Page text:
New East Suffolk Council Misses Chance to Bring Empty Homes Into Use Through New Council Tax Powers
NEW COUNCIL TAX MUST BE USED TO BRING EMPTY HOMES BACK INTO USE
New rules brought in by the Government last month have given councils the powers to ramp up the Council Tax on homes which have been empty for more than two years. It is increasingly felt that substantially increasing Council Tax will hopefully encourage owners to either bring the properties up to date and into use, or sell them if they cannot afford any necessary repairs and renovations.
Under the change in the law which came into force on 1st November, councils will be able to charge more council tax for long term empty properties. Currently, it is believed there are 200,000 properties standing empty in England.
There is a national housing crisis with 1.6 million families on waiting lists for what was used to call council housing however the future East Suffolk District Council is proposing to add just 50% to the full charge for properties empty for 2 years or more but only after 2 years.
Compare this with Teignbridge in Devon where there is a proposal for a Quadruple Council Tax levied on long-term empty homes. Teignbridge proposals include doubling Council Tax from next April for homes empty for more than two years. In 2020, that would rise to triple council tax for homes empty more than five years and from 2021, homes left vacant for more than 10 years would pay four times the standard Council Tax rate for the property. Some exemptions from the new rules would apply. In cases where the person is the sole or main resident in armed forces accommodation they would not be charged extra.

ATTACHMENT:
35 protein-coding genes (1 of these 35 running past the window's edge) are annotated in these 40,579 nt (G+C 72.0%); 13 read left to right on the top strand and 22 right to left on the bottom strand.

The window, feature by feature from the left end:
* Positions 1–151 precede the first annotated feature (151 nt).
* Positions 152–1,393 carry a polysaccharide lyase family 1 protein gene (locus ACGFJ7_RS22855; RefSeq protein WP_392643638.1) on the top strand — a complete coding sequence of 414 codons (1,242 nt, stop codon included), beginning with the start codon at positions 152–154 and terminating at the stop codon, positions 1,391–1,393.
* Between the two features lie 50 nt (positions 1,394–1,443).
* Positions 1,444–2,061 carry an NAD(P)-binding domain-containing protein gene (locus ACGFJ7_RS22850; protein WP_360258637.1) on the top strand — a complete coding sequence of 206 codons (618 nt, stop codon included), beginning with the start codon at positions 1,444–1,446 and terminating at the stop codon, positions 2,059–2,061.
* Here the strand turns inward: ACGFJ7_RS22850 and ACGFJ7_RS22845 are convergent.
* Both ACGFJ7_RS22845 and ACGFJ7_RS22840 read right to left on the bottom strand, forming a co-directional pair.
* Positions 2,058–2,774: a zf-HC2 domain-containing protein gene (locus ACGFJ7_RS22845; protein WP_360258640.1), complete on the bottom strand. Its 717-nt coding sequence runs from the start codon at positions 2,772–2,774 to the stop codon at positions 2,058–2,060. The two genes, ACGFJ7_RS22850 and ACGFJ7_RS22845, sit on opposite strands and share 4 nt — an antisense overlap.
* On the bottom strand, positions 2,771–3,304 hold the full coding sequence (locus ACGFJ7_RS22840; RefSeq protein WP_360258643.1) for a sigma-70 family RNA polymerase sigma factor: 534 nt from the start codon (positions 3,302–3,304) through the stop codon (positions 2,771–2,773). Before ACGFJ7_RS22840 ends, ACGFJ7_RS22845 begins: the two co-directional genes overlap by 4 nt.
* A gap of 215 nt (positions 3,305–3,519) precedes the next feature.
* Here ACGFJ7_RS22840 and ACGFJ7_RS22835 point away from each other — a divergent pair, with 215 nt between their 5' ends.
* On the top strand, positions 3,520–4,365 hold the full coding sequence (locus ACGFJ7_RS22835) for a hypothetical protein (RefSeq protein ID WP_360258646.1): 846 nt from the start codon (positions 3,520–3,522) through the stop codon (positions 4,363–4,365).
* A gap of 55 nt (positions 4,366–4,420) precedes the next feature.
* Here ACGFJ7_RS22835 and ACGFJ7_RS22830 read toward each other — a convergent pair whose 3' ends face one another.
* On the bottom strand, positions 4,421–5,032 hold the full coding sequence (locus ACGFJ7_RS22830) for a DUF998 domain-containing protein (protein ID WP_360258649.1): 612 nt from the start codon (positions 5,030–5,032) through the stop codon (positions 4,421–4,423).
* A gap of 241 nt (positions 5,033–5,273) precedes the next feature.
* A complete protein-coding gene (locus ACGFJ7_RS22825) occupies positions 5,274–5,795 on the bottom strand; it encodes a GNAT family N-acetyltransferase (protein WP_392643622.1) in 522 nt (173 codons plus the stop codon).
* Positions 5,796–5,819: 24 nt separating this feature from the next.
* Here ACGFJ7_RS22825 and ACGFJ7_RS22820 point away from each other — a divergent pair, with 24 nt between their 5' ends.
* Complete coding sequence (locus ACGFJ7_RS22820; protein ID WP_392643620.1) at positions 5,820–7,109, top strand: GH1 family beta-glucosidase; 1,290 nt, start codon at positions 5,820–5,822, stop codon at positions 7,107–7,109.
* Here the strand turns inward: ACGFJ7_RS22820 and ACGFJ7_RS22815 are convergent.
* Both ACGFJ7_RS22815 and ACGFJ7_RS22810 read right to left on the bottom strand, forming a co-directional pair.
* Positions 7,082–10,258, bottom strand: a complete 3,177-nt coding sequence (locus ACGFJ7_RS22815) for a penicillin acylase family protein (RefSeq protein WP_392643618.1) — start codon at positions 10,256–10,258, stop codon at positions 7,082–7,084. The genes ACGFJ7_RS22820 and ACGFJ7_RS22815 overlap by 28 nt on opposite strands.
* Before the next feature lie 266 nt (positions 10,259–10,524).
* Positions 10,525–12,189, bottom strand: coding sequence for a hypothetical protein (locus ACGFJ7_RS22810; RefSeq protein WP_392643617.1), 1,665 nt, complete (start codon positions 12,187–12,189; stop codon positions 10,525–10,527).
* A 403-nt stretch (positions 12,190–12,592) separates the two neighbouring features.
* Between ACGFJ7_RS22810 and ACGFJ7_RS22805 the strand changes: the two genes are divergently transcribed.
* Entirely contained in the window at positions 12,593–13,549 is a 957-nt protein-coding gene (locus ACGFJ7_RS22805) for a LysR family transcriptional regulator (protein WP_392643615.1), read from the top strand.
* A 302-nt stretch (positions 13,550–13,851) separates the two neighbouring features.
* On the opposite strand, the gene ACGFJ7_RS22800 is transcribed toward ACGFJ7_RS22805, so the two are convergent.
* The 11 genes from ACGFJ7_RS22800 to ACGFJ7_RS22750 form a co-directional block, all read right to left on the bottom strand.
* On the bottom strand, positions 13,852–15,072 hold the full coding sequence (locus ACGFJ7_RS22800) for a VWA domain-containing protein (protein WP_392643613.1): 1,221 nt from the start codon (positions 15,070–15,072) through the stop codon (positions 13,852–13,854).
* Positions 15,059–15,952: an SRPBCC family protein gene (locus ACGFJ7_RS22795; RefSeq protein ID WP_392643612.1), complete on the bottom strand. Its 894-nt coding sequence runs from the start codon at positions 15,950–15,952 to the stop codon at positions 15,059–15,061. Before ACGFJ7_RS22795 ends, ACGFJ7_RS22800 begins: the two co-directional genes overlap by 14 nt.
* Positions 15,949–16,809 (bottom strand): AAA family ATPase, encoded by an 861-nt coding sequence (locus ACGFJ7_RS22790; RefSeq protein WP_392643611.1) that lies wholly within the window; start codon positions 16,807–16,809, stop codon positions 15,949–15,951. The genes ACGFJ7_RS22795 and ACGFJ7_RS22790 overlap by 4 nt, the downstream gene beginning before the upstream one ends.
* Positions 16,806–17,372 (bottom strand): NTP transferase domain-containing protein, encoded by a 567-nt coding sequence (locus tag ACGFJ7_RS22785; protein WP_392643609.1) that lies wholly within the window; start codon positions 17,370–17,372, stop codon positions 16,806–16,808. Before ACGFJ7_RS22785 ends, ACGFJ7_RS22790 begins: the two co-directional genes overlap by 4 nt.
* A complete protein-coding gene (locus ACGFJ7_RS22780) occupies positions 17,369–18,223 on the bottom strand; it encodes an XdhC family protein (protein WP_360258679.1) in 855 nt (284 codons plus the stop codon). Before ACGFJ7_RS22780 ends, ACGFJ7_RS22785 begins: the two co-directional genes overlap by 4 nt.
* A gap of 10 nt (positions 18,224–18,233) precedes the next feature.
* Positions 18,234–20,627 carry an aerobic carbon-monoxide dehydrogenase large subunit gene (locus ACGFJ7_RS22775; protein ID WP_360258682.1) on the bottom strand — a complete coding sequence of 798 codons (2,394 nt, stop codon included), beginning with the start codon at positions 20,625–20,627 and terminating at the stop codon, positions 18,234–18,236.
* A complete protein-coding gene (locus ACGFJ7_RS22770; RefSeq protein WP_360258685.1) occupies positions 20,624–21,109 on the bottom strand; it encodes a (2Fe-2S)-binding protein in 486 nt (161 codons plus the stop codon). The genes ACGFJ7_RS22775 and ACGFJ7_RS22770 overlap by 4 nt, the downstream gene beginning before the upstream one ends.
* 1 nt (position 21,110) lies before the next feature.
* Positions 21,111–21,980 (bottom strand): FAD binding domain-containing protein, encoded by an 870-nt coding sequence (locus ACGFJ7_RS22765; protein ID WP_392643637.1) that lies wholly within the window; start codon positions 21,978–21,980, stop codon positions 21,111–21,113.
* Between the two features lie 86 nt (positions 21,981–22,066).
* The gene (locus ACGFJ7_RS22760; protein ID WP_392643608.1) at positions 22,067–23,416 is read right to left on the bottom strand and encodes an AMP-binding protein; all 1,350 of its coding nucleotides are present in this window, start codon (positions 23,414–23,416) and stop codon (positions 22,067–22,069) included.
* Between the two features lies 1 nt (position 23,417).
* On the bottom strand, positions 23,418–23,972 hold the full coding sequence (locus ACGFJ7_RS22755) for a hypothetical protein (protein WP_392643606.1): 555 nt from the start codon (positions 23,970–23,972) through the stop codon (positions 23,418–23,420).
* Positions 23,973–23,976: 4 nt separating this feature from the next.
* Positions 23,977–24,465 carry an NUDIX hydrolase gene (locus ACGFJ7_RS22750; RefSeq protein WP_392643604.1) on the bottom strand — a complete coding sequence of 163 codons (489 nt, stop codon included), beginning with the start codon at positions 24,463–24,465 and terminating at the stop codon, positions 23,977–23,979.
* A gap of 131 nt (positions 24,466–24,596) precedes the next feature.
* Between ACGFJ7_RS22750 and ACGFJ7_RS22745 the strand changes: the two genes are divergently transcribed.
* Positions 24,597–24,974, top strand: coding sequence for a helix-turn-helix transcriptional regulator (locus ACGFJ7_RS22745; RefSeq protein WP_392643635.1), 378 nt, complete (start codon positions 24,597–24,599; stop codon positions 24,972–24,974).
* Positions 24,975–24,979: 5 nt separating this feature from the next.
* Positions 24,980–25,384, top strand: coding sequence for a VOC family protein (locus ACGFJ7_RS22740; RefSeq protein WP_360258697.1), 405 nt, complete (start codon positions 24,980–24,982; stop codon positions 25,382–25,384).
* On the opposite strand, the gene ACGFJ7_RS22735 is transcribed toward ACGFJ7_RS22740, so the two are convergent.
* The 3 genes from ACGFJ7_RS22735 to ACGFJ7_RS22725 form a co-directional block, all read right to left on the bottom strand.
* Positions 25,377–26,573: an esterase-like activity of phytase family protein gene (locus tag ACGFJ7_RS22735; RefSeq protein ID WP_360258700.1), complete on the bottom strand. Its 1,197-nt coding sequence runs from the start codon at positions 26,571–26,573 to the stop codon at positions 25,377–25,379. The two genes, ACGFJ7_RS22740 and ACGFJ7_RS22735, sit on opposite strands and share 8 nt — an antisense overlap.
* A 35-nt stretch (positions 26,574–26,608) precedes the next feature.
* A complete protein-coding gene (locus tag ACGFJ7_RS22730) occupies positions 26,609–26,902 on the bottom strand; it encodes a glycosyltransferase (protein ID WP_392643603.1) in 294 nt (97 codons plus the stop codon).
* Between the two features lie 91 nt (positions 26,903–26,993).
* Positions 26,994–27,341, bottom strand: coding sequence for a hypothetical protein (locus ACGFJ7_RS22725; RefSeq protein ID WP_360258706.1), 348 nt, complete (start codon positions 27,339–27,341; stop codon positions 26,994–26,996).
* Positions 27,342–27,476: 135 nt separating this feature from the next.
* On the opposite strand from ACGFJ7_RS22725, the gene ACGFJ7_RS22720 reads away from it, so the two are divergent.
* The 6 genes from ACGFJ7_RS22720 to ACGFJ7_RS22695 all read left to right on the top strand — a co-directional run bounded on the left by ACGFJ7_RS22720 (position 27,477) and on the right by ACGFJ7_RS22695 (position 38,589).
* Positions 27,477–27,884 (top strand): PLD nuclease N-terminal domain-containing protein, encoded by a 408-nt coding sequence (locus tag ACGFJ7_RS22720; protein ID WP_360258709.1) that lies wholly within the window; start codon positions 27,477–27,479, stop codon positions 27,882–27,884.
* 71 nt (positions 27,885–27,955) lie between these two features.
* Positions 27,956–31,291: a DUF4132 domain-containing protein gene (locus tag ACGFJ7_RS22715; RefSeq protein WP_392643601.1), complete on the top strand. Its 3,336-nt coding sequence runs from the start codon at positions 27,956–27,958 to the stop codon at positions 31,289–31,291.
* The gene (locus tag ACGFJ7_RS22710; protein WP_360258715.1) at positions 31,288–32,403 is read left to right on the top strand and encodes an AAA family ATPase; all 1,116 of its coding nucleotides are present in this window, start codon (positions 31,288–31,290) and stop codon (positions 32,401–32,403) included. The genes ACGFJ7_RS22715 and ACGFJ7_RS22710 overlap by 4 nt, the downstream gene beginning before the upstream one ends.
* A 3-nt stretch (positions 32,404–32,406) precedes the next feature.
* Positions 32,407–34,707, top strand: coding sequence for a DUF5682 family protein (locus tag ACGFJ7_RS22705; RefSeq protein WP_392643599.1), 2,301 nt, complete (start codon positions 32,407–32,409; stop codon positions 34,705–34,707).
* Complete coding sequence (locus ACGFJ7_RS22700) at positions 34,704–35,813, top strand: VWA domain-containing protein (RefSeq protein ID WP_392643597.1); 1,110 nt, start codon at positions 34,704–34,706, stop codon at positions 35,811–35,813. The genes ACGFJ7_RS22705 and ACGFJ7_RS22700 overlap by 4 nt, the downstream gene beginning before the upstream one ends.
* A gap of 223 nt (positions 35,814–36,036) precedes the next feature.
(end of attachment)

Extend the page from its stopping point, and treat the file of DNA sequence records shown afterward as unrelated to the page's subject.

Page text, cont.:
"Under schemes run by councils like Teignbridge, help and support can be provided to bring houses back into use and lift the burden the owners' shoulders. 'Sometimes people inherit a property and may not be in a position to manage it. said Lib Dem Councillor Connett. An extra £68,500 next year, rising to £153,600 in three years time could be raised in Teignbridge who would in turn would keep around 10 per cent of the extra money it collected. "Personally, I would like to see any extra money from the empty homes Council Tax put into local housing support services such as tackling homelessness and bringing empty homes back into use" said Cllr Connett.
Against this background apparently the joint authority meeting of East Suffolk DC recently passed the following policy regarding Council Tax as follows
Empty and unfurnished properties 100% discount for two weeks then full payment
Empty and uninhabitable properties 25% discount for 12 months then full payment
Long term empty more than 6 months and less than 2 years 100% charge no discount
Long term empty 2 years or more additional 50% added after 2 years
Second homes no discount 100% charge
EMPTY PROPERTIES NOTES
- Since 1 April 2013, local authorities in England have been able to charge a premium of 50% on the full council tax charge, and that a further change to the law has now been made to allow councils to raise this premium.
- The legislation allowing this to happen became law on 1 November 2018 and is contained in the Rating (Property in Common Occupation) and Council Tax (Empty Dwellings) Act 2018. A key intention of this is to encourage owners of empty properties to bring their properties back into use.
- Empty properties attract squatters, vandalism and anti-social behaviour; can be a blight on the local community; and can affect the value of the properties around them.
- 1.6 million households are on social housing waiting lists, long-term empty properties are a wasted resource.
- An empty property for council tax purpose is defined as a property that is 'unoccupied and substantially unfurnished'.
- Currently there are just over 200,000 long-term empty dwellings in England compared to 300,000 in 2010. The number has reduced since 2013, when councils were given powers to charge a 50% premium under the Coalition Government - so applying a premium has been a successful incentive in tackling empty homes.
- The law introduced incremental increases that can be applied to reflect the length of time that properties have been empty. From April 2019 properties that have been empty for more than 2 years can be charged a 100% council tax premium. By April 2021, properties empty for more than 10 years will be liable for a 300% council tax premium.